BOM and roadblocks for Product-as-a-Service in manufacturing

BOM and roadblocks for Product-as-a-Service in manufacturing

manufacturing-as-a-service

Software-as-a-Service (SaaS) is a software licensing and delivery model in which you are buying software subscription and software is typically centrally hosted. Here is a potentially big news – SaaS model is proliferating into manufacturing. Welcome Product-as-a-Service (don’t be confused with PaaS- Platform as a service). According to IDC report, manufacturing companies have seen some potential in after sales services and support. There is a good chance soon we will be buying services and not manufactured product. Here is a passage from IDC article to explain more.

By 2018, 40% of Top 100 discrete manufacturers and 20% of Top 100 process manufacturers will provide Product-as-a-Service platforms. Leading manufacturers have seen the potential that after-sales service revenues hold, with some generating up to 50% of their profits from after-sales sources. As manufacturers apply service innovation to their efforts, the product becomes a platform to deliver business outcomes and tangible value. IDC Manufacturing Insights defines product-as-a-service as the transformation of service from a standalone function within a manufacturing organization into an integrated product and service offering that delivers value in use. Manufacturers transition from selling physical products to selling the business outcomes the products will deliver.

Among the IT impacts we see as a result of product-as-a-service are the need for IT to support a global service delivery network with systems that enable the process flow for this new business model. Major systems, from customer management to service parts planning to finance and accounting will need to be altered and brought in alignment with how the product-service is brought to market. The change necessary is not to be underestimated, which is why we see approximately 40% of manufacturing reaching out to external IT service providers to assist with the implementation of product-service systems.

idc-manufacturing-innovation

To transform organization to sell services from selling products is a big deal. As it was mentioned above, it will bring significant challenges to transform existing IT systems. However, it made me think about challenges it can also bring to product lifecycle management environment and its core – BOM management.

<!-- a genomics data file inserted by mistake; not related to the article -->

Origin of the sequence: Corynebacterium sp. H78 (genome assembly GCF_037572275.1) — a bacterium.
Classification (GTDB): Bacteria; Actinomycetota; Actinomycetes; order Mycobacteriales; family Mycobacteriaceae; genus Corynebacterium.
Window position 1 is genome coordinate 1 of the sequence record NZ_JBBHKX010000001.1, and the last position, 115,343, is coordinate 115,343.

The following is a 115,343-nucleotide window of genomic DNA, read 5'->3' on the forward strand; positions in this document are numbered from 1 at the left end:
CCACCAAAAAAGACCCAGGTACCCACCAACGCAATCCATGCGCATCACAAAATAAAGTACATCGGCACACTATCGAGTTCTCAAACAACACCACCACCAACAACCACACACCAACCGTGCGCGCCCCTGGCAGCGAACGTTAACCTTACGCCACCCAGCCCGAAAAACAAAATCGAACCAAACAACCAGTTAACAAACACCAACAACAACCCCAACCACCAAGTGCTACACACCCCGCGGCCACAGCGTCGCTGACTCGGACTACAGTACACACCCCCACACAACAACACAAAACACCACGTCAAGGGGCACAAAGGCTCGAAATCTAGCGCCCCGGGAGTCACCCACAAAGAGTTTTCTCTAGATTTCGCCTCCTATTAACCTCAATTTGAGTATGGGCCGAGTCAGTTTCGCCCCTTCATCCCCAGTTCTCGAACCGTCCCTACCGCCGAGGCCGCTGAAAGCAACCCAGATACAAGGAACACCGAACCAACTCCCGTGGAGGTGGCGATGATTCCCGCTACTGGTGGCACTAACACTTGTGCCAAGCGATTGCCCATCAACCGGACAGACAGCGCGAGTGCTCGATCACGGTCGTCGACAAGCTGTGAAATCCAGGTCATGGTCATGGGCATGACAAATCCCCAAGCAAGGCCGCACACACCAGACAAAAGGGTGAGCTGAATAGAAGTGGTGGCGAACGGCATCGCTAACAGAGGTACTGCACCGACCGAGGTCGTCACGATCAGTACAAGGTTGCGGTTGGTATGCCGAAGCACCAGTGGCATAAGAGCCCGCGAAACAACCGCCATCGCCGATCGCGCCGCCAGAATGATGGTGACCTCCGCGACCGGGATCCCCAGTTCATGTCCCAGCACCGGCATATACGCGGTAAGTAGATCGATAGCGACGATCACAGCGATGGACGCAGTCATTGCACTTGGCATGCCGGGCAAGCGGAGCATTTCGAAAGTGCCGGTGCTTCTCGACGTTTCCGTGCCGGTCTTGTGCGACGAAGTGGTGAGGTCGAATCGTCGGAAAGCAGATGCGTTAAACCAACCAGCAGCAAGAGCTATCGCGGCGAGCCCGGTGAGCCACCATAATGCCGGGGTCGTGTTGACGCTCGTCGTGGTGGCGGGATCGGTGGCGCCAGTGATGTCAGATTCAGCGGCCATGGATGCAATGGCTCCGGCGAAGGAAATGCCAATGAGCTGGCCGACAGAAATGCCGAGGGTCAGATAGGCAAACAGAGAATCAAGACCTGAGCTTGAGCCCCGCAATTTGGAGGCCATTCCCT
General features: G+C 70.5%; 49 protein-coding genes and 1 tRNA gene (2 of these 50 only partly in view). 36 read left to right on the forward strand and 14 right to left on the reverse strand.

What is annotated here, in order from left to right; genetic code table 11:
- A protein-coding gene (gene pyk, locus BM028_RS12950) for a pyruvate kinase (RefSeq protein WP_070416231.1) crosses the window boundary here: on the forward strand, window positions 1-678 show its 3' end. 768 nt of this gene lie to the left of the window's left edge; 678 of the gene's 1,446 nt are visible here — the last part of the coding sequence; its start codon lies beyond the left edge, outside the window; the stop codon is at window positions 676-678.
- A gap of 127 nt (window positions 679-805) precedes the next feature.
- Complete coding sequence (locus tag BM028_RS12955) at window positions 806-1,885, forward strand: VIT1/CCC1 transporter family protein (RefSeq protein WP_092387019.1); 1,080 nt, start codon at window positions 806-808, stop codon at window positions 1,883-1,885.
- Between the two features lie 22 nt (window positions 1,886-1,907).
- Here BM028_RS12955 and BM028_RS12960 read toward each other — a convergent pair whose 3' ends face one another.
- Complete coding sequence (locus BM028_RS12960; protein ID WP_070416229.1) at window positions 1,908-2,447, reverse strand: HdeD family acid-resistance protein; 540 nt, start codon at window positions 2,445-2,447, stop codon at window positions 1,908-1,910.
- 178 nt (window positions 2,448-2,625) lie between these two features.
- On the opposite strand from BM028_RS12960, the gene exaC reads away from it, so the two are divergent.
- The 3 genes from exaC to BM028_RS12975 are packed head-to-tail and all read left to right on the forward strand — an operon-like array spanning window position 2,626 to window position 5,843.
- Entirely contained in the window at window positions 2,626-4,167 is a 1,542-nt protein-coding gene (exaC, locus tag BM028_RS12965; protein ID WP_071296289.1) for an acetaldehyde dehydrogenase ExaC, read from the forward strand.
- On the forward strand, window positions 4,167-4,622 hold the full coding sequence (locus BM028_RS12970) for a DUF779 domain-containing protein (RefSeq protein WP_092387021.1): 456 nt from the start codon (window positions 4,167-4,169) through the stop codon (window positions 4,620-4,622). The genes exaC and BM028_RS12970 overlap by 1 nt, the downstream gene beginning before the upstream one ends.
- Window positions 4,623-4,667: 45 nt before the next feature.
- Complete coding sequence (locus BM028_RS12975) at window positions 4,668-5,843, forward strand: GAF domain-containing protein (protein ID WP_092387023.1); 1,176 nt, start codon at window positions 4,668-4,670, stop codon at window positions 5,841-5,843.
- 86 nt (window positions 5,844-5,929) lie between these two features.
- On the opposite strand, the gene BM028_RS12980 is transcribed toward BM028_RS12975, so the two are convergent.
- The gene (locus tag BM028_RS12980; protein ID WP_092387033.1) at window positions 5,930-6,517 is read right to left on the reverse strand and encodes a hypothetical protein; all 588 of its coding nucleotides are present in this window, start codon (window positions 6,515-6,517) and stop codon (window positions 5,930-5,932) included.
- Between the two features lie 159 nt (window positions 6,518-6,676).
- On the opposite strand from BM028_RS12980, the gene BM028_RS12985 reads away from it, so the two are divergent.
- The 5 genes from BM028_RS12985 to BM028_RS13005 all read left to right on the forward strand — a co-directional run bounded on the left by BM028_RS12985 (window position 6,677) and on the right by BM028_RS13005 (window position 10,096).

The article Bill of Materials (BOM): Necessary or Just Nice to Have? from  SparePartsKnowHow blog speaks about the role of Bill of Materials in services and spare part management. The article brings some interesting controversy around the need to have an up-to-date bill of materials in service. The article is very practical and I specially liked some examples. Here is my favorite passage:

If you choose to go down the path of software optimization (a theoretical approach) you probably do need to ensure that your BOMS are up to date. However, if you apply a pragmatic and process based approach such as the Inventory Cash Release process then the BOMS are less important. This type of approach forces you to look at the issues that drive your spare parts holdings.

These issues are not related to how many machines you have that use the part, they are almost universally related to the processes in place for spare parts management. These include: the basis of decision making (emotional, logical or data based), supplier relations, commercial arrangements, supply chain, procurement, planning, team behavior, and accountability. These are the most obvious examples.

From direct experience I can say that without a doubt these issues have far greater effect on your spare parts holdings than knowing whether you have X machines that use part Y. Of course the number of machines requiring a part will be an influence on the required holding levels, as it impacts demand, however, for the vast majority of companies their spare parts levels are far more influenced by the issues listed above and addressing these is the best approach for reviews and optimization.

That discussion reminded me very old disputes between Order Point and MRP strategies. It is clearly better to manage inventory by knowing what organization is manufacturing rather than maintaining a specific level of inventories. Moving into modern IoT era, I can see even more potential to correspond to a specific product requirements and needs to manage services and maintenance operation.